A tonsillectomy is a minor surgical procedure performed under general anesthetic in the hospital to remove the tonsils. Tonsillectomy recovery is usually quick and involves the use of analgesia, eating softer, well-chewed food for a couple of days, and rest to allow healing. After a tonsillectomy, patients may stay a day or two in the hospital, depending on their recovery. It is often advised that a person stays home for up to two weeks after surgery, to minimize exposure to infections while healing.
Tonsillitis is an infection of the tonsils, which are found in the back of the throat. Many people, especially in childhood, suffer from repeat infections of tonsillitis that require numerous courses of antibiotics each year and loss of school or work days. In these cases, tonsillectomy is often recommended, as the tonsils are not essential to the functioning of the body. Recovery may take slightly longer in adults than children.
The operation itself is a relatively quick procedure, done under general anesthetic. Tonsillectomy recovery may be influenced by numerous factors, including response to general anesthetic, overall health, exposure to infection, and pain threshold. Analgesics will be given and may be needed for a couple of days after the operation. In some cases, prophylactic antibiotics may be prescribed.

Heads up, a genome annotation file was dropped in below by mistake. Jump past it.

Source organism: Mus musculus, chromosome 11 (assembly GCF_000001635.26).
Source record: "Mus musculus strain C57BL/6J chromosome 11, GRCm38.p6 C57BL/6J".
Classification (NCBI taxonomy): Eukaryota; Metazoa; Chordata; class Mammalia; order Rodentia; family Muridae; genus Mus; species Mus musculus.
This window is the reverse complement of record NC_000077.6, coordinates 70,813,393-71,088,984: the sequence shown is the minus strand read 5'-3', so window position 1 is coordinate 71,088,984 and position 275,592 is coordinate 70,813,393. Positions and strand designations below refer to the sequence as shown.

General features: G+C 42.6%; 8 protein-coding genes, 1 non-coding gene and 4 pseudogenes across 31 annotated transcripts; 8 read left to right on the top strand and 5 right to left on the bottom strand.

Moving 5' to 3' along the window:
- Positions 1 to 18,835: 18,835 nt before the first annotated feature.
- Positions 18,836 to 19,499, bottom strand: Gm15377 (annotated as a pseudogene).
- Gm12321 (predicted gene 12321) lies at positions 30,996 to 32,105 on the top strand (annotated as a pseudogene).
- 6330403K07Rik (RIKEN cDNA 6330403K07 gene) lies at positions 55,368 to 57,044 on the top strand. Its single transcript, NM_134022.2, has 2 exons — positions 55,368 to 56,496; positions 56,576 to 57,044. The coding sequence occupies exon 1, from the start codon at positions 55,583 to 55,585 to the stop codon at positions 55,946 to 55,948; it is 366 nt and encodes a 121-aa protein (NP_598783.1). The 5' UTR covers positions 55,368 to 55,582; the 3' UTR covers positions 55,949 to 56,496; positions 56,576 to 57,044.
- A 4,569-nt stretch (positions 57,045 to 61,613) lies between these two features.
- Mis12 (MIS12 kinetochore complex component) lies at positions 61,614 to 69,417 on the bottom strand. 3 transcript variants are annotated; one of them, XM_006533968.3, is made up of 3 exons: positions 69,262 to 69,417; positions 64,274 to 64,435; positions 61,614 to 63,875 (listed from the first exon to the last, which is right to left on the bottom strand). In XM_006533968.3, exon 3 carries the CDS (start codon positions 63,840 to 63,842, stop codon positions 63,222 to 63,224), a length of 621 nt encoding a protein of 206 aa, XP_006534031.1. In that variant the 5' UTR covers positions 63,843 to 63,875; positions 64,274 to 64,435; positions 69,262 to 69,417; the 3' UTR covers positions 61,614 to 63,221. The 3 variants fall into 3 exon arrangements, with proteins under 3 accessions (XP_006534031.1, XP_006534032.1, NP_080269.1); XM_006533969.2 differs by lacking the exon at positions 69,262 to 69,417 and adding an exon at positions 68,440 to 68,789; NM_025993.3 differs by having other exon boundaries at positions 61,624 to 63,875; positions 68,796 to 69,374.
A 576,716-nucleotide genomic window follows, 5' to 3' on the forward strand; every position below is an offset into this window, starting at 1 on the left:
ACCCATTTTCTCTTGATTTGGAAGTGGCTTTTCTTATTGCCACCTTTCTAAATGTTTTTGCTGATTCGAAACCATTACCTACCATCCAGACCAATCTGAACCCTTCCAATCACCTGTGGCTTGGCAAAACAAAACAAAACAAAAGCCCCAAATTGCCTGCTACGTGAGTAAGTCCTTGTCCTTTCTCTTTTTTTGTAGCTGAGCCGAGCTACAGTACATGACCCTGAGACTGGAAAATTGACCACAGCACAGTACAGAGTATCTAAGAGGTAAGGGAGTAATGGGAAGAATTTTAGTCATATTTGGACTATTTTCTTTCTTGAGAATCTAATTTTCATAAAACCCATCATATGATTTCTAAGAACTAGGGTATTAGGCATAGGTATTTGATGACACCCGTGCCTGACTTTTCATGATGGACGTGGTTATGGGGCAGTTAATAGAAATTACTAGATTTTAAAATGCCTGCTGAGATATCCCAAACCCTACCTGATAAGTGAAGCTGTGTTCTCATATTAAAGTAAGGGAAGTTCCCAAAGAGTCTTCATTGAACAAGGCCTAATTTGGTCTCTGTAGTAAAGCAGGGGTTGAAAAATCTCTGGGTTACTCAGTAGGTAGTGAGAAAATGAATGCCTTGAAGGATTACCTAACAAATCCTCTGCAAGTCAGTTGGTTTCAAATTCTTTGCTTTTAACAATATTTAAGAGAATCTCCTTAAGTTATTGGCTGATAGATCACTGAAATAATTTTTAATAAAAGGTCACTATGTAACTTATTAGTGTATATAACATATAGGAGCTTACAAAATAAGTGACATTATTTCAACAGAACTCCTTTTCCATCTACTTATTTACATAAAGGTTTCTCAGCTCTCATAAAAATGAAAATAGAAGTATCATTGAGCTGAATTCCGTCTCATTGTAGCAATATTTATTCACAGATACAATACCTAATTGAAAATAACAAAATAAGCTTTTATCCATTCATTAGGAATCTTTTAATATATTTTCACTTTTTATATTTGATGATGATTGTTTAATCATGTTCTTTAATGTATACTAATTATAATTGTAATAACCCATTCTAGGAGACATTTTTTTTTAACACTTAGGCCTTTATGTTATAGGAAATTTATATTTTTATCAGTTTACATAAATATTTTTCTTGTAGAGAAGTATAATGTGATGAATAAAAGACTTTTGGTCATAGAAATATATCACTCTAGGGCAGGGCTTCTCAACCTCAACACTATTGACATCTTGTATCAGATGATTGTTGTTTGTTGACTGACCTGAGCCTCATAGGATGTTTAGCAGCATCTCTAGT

Post-tonsillectomy, the throat may appear white. The healing occurs under this layer, and it will slowly disappear over time. Some people may also experience slight earache post-surgery, which is completely normal. Should this persist or worsen, or a fever develops, medical attention should be sought. As with any operation, there is a small risk of complications post-surgery, including bleeding. If this happens, urgent medical attention is necessary.
During tonsillectomy recovery, hard foods such as toast or potato chips should be avoided, but it is not necessary to have only liquids. Soft solids that are well-chewed should be eaten and should in fact help to speed up the healing of the throat. Strongly acidic drinks, such as citrus fruit juices may sting and are therefore best avoided during tonsillectomy recovery. Good dental hygiene with regular flossing and tooth brushing should be maintained to prevent infection.
Driving should be avoided for a couple of days post-tonsillectomy, and until any residual effects of the anesthetic have completely disappeared. Some painkillers may cause drowsiness, and if they do, driving or operating heavy machinery should be avoided. Full tonsillectomy recovery usually takes ten days to two weeks.